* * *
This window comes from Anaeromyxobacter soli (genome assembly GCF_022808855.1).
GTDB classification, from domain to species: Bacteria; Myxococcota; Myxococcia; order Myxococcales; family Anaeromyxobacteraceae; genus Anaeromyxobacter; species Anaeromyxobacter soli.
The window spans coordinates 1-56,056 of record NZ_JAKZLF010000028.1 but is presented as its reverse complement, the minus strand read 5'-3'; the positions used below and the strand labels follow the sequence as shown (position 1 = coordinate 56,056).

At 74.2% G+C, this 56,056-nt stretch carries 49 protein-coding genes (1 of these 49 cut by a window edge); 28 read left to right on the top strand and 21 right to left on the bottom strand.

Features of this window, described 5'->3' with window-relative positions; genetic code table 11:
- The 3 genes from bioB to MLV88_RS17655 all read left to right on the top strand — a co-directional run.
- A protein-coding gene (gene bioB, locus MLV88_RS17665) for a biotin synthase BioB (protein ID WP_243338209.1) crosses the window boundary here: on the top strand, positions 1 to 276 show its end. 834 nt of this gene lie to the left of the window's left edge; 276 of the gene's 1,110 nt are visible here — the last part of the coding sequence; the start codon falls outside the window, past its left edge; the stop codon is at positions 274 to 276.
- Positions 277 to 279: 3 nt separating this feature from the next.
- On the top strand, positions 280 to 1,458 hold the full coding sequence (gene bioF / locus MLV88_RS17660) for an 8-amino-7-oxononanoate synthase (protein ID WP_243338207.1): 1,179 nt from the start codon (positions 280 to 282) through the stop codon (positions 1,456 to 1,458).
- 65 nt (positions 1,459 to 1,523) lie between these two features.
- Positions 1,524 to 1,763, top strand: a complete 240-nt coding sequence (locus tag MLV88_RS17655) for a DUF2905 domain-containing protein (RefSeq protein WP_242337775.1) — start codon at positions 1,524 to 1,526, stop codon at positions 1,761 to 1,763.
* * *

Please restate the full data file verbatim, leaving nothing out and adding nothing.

This window comes from Anaeromyxobacter soli (genome assembly GCF_022808855.1).
GTDB classification, from domain to species: Bacteria; Myxococcota; Myxococcia; order Myxococcales; family Anaeromyxobacteraceae; genus Anaeromyxobacter; species Anaeromyxobacter soli.
The window spans coordinates 1-56,056 of record NZ_JAKZLF010000028.1 but is presented as its reverse complement, the minus strand read 5'-3'; the positions used below and the strand labels follow the sequence as shown (position 1 = coordinate 56,056).

At 74.2% G+C, this 56,056-nt stretch carries 49 protein-coding genes (1 of these 49 cut by a window edge); 28 read left to right on the top strand and 21 right to left on the bottom strand.

Features of this window, described 5'->3' with window-relative positions; genetic code table 11:
- The 3 genes from bioB to MLV88_RS17655 all read left to right on the top strand — a co-directional run.
- A protein-coding gene (gene bioB, locus MLV88_RS17665) for a biotin synthase BioB (protein ID WP_243338209.1) crosses the window boundary here: on the top strand, positions 1 to 276 show its end. 834 nt of this gene lie to the left of the window's left edge; 276 of the gene's 1,110 nt are visible here — the last part of the coding sequence; the start codon falls outside the window, past its left edge; the stop codon is at positions 274 to 276.
- Positions 277 to 279: 3 nt separating this feature from the next.
- On the top strand, positions 280 to 1,458 hold the full coding sequence (gene bioF / locus MLV88_RS17660) for an 8-amino-7-oxononanoate synthase (protein ID WP_243338207.1): 1,179 nt from the start codon (positions 280 to 282) through the stop codon (positions 1,456 to 1,458).
- 65 nt (positions 1,459 to 1,523) lie between these two features.
- Positions 1,524 to 1,763, top strand: a complete 240-nt coding sequence (locus tag MLV88_RS17655) for a DUF2905 domain-containing protein (RefSeq protein WP_242337775.1) — start codon at positions 1,524 to 1,526, stop codon at positions 1,761 to 1,763.